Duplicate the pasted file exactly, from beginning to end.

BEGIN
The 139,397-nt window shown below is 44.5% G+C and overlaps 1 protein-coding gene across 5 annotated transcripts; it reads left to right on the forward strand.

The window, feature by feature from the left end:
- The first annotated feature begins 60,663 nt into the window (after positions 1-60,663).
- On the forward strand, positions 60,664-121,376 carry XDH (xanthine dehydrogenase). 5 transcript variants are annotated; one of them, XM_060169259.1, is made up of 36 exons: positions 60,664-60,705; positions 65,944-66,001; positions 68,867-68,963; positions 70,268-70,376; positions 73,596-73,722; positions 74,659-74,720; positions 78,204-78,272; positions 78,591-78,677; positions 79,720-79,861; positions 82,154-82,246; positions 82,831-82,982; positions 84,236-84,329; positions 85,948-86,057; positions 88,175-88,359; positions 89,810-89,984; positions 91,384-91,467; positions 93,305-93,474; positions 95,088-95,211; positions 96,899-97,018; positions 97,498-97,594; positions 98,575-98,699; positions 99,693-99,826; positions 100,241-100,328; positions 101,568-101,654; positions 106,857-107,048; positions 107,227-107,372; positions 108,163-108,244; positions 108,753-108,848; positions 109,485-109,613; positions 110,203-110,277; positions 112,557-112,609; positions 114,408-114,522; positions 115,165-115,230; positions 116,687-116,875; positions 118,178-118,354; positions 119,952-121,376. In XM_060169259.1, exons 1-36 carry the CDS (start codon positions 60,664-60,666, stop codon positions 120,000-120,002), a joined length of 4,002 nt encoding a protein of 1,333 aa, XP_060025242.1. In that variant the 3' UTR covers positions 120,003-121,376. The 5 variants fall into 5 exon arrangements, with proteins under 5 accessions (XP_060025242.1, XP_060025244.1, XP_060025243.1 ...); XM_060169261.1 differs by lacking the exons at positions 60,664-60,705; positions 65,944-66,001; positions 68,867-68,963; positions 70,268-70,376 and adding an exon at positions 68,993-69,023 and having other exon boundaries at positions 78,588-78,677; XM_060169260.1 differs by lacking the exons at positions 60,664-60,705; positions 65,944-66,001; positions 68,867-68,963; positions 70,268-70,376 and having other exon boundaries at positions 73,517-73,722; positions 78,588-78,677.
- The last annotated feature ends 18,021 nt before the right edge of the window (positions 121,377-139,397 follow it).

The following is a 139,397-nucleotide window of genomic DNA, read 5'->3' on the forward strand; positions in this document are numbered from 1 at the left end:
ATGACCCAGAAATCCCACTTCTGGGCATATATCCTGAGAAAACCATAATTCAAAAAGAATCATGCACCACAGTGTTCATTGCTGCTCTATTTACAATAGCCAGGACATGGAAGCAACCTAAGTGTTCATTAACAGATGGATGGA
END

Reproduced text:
The 139,397-nt window shown below is 44.5% G+C and overlaps 1 protein-coding gene across 5 annotated transcripts; it reads left to right on the forward strand.

The window, feature by feature from the left end:
- The first annotated feature begins 60,663 nt into the window (after positions 1-60,663).
- On the forward strand, positions 60,664-121,376 carry XDH (xanthine dehydrogenase). 5 transcript variants are annotated; one of them, XM_060169259.1, is made up of 36 exons: positions 60,664-60,705; positions 65,944-66,001; positions 68,867-68,963; positions 70,268-70,376; positions 73,596-73,722; positions 74,659-74,720; positions 78,204-78,272; positions 78,591-78,677; positions 79,720-79,861; positions 82,154-82,246; positions 82,831-82,982; positions 84,236-84,329; positions 85,948-86,057; positions 88,175-88,359; positions 89,810-89,984; positions 91,384-91,467; positions 93,305-93,474; positions 95,088-95,211; positions 96,899-97,018; positions 97,498-97,594; positions 98,575-98,699; positions 99,693-99,826; positions 100,241-100,328; positions 101,568-101,654; positions 106,857-107,048; positions 107,227-107,372; positions 108,163-108,244; positions 108,753-108,848; positions 109,485-109,613; positions 110,203-110,277; positions 112,557-112,609; positions 114,408-114,522; positions 115,165-115,230; positions 116,687-116,875; positions 118,178-118,354; positions 119,952-121,376. In XM_060169259.1, exons 1-36 carry the CDS (start codon positions 60,664-60,666, stop codon positions 120,000-120,002), a joined length of 4,002 nt encoding a protein of 1,333 aa, XP_060025242.1. In that variant the 3' UTR covers positions 120,003-121,376. The 5 variants fall into 5 exon arrangements, with proteins under 5 accessions (XP_060025242.1, XP_060025244.1, XP_060025243.1 ...); XM_060169261.1 differs by lacking the exons at positions 60,664-60,705; positions 65,944-66,001; positions 68,867-68,963; positions 70,268-70,376 and adding an exon at positions 68,993-69,023 and having other exon boundaries at positions 78,588-78,677; XM_060169260.1 differs by lacking the exons at positions 60,664-60,705; positions 65,944-66,001; positions 68,867-68,963; positions 70,268-70,376 and having other exon boundaries at positions 73,517-73,722; positions 78,588-78,677.
- The last annotated feature ends 18,021 nt before the right edge of the window (positions 121,377-139,397 follow it).

The following is a 139,397-nucleotide window of genomic DNA, read 5'->3' on the forward strand; positions in this document are numbered from 1 at the left end:
ATGACCCAGAAATCCCACTTCTGGGCATATATCCTGAGAAAACCATAATTCAAAAAGAATCATGCACCACAGTGTTCATTGCTGCTCTATTTACAATAGCCAGGACATGGAAGCAACCTAAGTGTTCATTAACAGATGGATGGA